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Monday Photo Meditation: Jewels For Mother Earth

Our world is just a little greener today for last night’s storm, late and powerful. The rain didn’t last long, but the light show was a gift and a wonder, a reminder of the power the heavens hold.

Our ancestors knew this well; they watched their world closely and inscribed their observations on the earth itself. In this part of Turtle Island, that means petroglyphs and pictographs on ancient gray slate: drawing the heavens, and drawing them down to manageable scale.

It’s much easier to comprehend the cosmos when its scope is reduced to human terms.

In cosmic terms, this image reminds me of a gem: boulders incised and stamped with ornamental patterns, their crevices and seams split by water, yes, but also by the turquoise blue of the desert sky, visible here and there between outcroppings. It is, perhaps, a set of jewels for Mother Earth, a single necklace or a pin for more cosmic spirits.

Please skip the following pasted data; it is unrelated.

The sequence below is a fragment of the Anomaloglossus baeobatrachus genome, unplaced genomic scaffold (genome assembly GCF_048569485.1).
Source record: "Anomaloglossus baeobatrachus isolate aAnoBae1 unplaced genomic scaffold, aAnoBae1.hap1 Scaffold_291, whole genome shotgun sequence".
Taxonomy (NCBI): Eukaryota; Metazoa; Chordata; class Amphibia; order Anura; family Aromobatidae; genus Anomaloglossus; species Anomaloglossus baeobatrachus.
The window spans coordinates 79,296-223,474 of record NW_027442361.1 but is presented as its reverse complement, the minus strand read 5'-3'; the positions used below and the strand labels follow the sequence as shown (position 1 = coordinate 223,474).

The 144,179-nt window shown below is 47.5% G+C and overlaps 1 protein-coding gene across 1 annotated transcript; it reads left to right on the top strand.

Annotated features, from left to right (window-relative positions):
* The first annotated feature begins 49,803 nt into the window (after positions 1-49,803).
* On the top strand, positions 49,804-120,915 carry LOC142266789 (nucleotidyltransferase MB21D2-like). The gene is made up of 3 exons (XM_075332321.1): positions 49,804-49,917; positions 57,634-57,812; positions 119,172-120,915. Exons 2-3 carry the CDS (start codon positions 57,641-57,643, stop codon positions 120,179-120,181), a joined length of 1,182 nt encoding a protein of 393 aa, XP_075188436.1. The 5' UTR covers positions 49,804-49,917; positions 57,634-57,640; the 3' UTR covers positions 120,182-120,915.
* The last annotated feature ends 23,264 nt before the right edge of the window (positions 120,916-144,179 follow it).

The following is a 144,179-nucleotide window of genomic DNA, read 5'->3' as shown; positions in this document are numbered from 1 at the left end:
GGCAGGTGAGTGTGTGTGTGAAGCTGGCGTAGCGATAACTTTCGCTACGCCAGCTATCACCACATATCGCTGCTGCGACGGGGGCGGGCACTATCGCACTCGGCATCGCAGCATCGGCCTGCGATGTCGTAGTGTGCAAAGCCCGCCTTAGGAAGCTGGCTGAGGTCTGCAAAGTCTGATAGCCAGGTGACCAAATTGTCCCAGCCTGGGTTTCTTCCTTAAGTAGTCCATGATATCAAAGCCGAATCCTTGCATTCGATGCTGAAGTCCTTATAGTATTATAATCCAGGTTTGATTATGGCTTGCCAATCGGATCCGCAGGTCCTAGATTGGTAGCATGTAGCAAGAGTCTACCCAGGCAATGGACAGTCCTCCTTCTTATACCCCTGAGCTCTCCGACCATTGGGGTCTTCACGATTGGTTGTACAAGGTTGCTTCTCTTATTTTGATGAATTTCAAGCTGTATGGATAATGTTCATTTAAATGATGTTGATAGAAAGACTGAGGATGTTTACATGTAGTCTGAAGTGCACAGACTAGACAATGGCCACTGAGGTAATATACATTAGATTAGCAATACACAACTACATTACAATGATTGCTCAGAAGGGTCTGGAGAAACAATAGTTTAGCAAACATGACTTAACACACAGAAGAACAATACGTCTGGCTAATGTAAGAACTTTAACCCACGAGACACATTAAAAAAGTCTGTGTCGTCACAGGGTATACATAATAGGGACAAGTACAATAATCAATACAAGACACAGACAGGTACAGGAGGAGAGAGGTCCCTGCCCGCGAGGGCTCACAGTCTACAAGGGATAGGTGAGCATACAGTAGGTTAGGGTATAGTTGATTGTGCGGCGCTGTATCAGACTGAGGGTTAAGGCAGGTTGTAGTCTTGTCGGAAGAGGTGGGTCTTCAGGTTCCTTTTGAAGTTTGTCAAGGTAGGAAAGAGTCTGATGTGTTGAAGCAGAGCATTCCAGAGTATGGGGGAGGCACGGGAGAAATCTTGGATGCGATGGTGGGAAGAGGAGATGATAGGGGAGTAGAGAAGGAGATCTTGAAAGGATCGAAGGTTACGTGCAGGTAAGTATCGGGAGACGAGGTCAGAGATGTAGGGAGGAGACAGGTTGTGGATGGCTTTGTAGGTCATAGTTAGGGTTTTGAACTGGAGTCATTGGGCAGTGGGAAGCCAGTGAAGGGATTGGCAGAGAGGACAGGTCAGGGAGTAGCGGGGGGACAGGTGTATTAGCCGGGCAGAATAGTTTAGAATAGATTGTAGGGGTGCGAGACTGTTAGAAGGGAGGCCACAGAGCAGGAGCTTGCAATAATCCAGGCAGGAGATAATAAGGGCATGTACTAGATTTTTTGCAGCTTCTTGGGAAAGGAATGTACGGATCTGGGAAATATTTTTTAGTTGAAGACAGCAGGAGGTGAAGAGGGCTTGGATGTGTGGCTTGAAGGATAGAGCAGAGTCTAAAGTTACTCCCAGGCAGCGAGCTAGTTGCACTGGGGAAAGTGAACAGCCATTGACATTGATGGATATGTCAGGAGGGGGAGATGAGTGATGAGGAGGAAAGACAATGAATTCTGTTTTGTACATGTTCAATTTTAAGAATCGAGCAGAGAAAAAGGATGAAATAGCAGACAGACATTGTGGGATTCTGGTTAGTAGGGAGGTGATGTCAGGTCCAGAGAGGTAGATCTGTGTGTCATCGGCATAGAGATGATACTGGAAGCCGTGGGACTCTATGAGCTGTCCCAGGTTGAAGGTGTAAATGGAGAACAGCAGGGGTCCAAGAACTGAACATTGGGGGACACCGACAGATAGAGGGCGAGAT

It’s fitting, too, that such accents should be cast in human terms upon a slate much older — no tabula rasa here, but a medium already long inscribed by elemental spirits, recording the history of our world on an epic and epochal scale. It is, after all, the same set of forces that created our Mother herself, the simulacra of shifting tectonic plates giving way beneath heat and pressure, ceding space and time, to carve out new features, new limbs to be adorned.

But the art of our cosmologies manifests by way of the earth’s hands and the sky’s brush, too, the palette and paints of  minerals and plants. We see it here in the slate itself, beribboned with blood-red strands, aglitter with mica and pyrite. We feel it in the cracks and seams, the hard faces and sharp edges of the structures themselves, the cliffs and mesas and riverbeds, the outcroppings and tumbled boulders and crumbled reefs that form the world upon which we walk, climb, rest, live.

One of the great beauties of such gems as we have here is that they persist through all manner of weather and climate, and changes to them, too. Our record drought will not harm them; monsoons do not wash them away. They have been here for millennia, and will still be here millennia from now: just as bejeweled, just as naturally, hauntingly beautiful.

And they will still have stories to tell.

~ Aji









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